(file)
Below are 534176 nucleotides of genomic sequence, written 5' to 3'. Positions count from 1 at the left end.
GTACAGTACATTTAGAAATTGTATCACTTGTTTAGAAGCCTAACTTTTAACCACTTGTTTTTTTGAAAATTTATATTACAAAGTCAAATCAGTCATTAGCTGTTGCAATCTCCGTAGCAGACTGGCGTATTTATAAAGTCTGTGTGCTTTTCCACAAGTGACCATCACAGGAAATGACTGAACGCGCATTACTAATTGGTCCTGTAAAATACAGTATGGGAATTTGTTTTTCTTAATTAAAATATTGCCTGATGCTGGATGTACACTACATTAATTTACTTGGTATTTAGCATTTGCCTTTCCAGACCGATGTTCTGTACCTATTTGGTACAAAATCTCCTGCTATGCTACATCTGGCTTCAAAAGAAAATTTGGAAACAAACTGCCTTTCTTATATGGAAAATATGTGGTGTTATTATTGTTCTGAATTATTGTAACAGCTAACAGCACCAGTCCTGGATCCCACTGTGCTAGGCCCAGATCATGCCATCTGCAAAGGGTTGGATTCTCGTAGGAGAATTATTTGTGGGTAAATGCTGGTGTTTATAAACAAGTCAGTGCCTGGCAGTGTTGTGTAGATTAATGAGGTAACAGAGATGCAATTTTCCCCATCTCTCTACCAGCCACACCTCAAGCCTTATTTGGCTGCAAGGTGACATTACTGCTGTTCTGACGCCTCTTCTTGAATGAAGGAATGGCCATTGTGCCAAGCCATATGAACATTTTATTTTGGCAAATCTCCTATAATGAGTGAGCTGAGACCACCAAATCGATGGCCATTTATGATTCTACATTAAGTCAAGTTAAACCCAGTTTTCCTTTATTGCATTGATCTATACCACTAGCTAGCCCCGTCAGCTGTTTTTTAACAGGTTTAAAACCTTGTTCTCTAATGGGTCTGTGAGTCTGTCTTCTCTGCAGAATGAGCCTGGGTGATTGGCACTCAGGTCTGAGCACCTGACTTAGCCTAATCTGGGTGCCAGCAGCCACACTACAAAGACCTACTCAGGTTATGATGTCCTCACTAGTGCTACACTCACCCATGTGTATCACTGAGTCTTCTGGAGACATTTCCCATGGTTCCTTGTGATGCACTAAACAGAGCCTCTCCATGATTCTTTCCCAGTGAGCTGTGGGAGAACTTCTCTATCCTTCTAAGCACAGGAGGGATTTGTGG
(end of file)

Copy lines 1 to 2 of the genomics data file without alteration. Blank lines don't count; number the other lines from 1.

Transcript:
Below are 534176 nucleotides of genomic sequence, written 5' to 3'. Positions count from 1 at the left end.
GTACAGTACATTTAGAAATTGTATCACTTGTTTAGAAGCCTAACTTTTAACCACTTGTTTTTTTGAAAATTTATATTACAAAGTCAAATCAGTCATTAGCTGTTGCAATCTCCGTAGCAGACTGGCGTATTTATAAAGTCTGTGTGCTTTTCCACAAGTGACCATCACAGGAAATGACTGAACGCGCATTACTAATTGGTCCTGTAAAATACAGTATGGGAATTTGTTTTTCTTAATTAAAATATTGCCTGATGCTGGATGTACACTACATTAATTTACTTGGTATTTAGCATTTGCCTTTCCAGACCGATGTTCTGTACCTATTTGGTACAAAATCTCCTGCTATGCTACATCTGGCTTCAAAAGAAAATTTGGAAACAAACTGCCTTTCTTATATGGAAAATATGTGGTGTTATTATTGTTCTGAATTATTGTAACAGCTAACAGCACCAGTCCTGGATCCCACTGTGCTAGGCCCAGATCATGCCATCTGCAAAGGGTTGGATTCTCGTAGGAGAATTATTTGTGGGTAAATGCTGGTGTTTATAAACAAGTCAGTGCCTGGCAGTGTTGTGTAGATTAATGAGGTAACAGAGATGCAATTTTCCCCATCTCTCTACCAGCCACACCTCAAGCCTTATTTGGCTGCAAGGTGACATTACTGCTGTTCTGACGCCTCTTCTTGAATGAAGGAATGGCCATTGTGCCAAGCCATATGAACATTTTATTTTGGCAAATCTCCTATAATGAGTGAGCTGAGACCACCAAATCGATGGCCATTTATGATTCTACATTAAGTCAAGTTAAACCCAGTTTTCCTTTATTGCATTGATCTATACCACTAGCTAGCCCCGTCAGCTGTTTTTTAACAGGTTTAAAACCTTGTTCTCTAATGGGTCTGTGAGTCTGTCTTCTCTGCAGAATGAGCCTGGGTGATTGGCACTCAGGTCTGAGCACCTGACTTAGCCTAATCTGGGTGCCAGCAGCCACACTACAAAGACCTACTCAGGTTATGATGTCCTCACTAGTGCTACACTCACCCATGTGTATCACTGAGTCTTCTGGAGACATTTCCCATGGTTCCTTGTGATGCACTAAACAGAGCCTCTCCATGATTCTTTCCCAGTGAGCTGTGGGAGAACTTCTCTATCCTTCTAAGCACAGGAGGGATTTGTGG